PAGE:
Column : Entrepreneurship amid crisis

Written by Sanjeev Bikhchandani | Updated: Jan 8 2013, 06:42am hrs
Expect more of the same this year, with the upcoming elections resulting in political uncertainty

The thoughts, buzzwords and phrases that come to my mind when I think about the last few years are: global financial meltdown, volatility, uncertainty, a tough macro, decaying governance, feuding institutions, capital availability swinging alternately between a glut and a scarcity, high oil prices, large fiscal deficits, inflation, a slowing China, a US in a recession followed by a fragile recovery, the eurozone in a crisis, a weak employment scenario, a confidence, trust and credibility deficit, a leadership vacuumall of these against the backdrop of a slowing Indian economy. In my working career of over 25 years, the economic and political environment has never seemed more daunting.

And yet there is no dearth of entrepreneurship in India. At two recent entrepreneurship conferencesTiEcon in Delhi and TES in Mumbaithe start-up scene was buzzing. More than a thousand people attended each event. Many of them were recently started entrepreneurs and others aspiring to become entrepreneurs. And almost all of them were well-educated and had the option of working in good companies.

This seems to be a contradiction. In a difficult economic environment, people who have a choice should actually prefer the security of a job in a well-managed company over the uncertainty, pain and sacrifice of a start-up. However, the entrepreneurial ecosystem in India has evolved considerably in the last few yearsa large number of young people are starting companies, there is risk capital that is willing to back them, there are customers who are willing to buy what these entrepreneurs are selling and there are proven success stories and role models of those who have tried it and succeeded. It appears that the ambition and desire of enough young people in India is to pursue a quest that holds more meaning for them than the mere financial security and prestige of a salaried job in a prestigious company. It is cooler to be an entrepreneur and that is what is driving more and more people to do start-ups.

So, what do the prospects look like in 2013 for all these thousands of start-up entrepreneurs around the country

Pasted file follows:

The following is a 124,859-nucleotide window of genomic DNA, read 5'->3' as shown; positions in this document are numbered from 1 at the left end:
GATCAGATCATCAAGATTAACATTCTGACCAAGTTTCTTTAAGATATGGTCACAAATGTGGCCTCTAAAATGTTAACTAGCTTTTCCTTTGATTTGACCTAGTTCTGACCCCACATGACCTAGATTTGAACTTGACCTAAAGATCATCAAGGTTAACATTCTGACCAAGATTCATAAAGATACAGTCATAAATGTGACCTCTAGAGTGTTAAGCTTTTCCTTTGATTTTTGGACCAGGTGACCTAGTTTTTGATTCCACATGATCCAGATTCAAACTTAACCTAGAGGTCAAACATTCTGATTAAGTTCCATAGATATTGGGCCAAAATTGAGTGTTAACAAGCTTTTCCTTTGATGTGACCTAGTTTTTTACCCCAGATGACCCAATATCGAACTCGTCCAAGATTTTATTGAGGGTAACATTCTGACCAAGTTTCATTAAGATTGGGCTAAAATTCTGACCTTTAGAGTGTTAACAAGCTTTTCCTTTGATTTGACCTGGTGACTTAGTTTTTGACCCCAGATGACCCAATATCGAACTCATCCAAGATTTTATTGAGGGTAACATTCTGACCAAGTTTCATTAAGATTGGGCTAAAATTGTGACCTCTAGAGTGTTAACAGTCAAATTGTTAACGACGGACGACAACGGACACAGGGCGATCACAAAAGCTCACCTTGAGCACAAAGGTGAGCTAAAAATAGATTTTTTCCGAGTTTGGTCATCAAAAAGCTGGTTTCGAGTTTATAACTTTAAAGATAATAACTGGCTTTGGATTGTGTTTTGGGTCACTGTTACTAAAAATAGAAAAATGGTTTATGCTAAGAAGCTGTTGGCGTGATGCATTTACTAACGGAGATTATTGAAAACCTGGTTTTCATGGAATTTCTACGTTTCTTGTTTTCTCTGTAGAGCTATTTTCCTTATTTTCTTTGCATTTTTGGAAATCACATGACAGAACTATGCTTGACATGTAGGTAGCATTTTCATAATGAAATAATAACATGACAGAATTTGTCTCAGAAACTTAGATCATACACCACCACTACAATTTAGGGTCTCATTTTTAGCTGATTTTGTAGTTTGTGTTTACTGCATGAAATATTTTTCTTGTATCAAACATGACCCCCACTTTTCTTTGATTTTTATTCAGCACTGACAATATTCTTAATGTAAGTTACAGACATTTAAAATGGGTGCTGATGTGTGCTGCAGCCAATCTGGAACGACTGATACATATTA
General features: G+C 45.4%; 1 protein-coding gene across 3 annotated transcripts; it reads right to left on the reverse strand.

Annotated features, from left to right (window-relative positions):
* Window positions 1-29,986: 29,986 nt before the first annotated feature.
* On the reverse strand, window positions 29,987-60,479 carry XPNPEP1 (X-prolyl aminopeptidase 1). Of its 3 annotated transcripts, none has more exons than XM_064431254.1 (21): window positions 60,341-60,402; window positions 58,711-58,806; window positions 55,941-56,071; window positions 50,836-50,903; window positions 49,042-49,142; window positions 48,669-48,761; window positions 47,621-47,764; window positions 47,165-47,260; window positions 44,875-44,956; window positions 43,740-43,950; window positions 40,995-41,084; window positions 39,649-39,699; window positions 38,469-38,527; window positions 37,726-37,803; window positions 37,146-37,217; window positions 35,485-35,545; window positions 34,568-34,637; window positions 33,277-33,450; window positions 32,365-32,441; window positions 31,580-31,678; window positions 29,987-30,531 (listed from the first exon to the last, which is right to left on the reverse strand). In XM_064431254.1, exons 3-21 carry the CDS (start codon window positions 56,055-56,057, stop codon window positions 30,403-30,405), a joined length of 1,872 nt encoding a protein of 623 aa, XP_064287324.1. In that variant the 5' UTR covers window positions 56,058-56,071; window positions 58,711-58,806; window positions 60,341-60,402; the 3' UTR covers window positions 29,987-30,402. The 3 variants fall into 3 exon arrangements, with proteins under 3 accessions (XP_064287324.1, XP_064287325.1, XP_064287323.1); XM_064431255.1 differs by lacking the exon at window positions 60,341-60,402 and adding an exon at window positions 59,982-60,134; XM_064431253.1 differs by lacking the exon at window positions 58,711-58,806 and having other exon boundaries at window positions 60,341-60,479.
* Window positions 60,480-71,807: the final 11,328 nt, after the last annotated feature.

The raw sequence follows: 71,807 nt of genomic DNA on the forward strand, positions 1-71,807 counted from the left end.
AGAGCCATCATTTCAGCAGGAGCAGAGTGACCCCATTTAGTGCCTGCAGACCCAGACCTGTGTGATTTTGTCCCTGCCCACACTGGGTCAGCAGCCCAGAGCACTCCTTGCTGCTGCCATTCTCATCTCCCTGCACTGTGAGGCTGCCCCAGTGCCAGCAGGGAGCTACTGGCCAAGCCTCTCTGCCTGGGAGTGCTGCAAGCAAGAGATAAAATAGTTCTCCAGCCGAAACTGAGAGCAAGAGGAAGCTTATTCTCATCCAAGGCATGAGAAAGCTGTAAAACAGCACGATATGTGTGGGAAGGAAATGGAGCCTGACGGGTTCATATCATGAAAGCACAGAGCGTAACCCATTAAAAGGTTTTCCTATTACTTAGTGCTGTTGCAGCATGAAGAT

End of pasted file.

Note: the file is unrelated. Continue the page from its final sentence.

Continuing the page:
Unfortunately, I have no good news to offer. In fact, I have no news to offer. Given the fact that a year end is an artificial construct I expect more of the same in the next 12 months with political uncertainty being added to the mix, as the Lok Sabha elections are due in 2014.

The environment will remain chaotic and volatile. There are so many moving parts that predictability will remain poor. If there is any good news on the macro it will probably be because of a fortuitous external event such as a decline in oil or commodity prices caused by a further slowdown in Chinas growth or the US becoming less dependent on imported oil, rather than by any well-executed policy plan by the government. However, history tells us that in chaos there is an abundance of entrepreneurial opportunities. And I expect that at least some of the companies that are start-ups today will end up as large successful companies, having taken advantage of precisely those opportunities that todays volatile market offers.

What also will not change are the five fundamentals of prudent entrepreneurship. In times of surplus capital, some venture capitalists and entrepreneurs lose sight of these.

Be frugal: In early stage companies you are usually not in control of your revenues, you are only in control of your costs. Keep costs low till you get some predictability about your revenues. Make sure your costs are below your revenues. This will ensure that your company will survive to see another day. This translates into personal sacrifice and belt tightening, doing more with less, forgetting about financial parity with your batch-mates from B-school who are working for large companies etc. All the things that sound heroic in hindsight after you have succeeded but are very painful when you are actually going through this phase.

Solve an unsolved problem: If you are solving a pain point for your customer, chances are you will get paid for it. To do that, you have to resist the temptation to copy an idea from elsewhere and instead focus on the customer and understand his or her unsolved problems and be the first to solve them. Perhaps you have been in the customers shoes and have felt the pain yourself. What this means is that you have to be a first mover. While being an innovative first-mover carries a risk of failure, being an undifferentiated me too almost guarantees failure.

Sell at an economic price: The customers money is the best moneytry and get some of it. In an age of abundant venture capital we often forget this. Great companies are capital efficientinternal accruals are the best way to fund growth. You need to sell your stuff at a price at which you are making money. If you are unable to do that, it means that you do not have a compelling enough value proposition for the customer.

Build great teams: Great companies are built by high quality teams. Get on board great people who believe in the cause. And share the wealth. There is nothing that motivates good people as much as ownership in the company.

Get lucky: Most successful entrepreneurs will admit that while they worked hard and worked smart, they also benefited from a couple of lucky breaks. If luck is often about being at the right place at the right time, then the message is that you have to be in enough places enough times. Work hard and persist. You will get your breaks.

So stay focused, and good luck for 2013.

The author is the founder of Naukri.com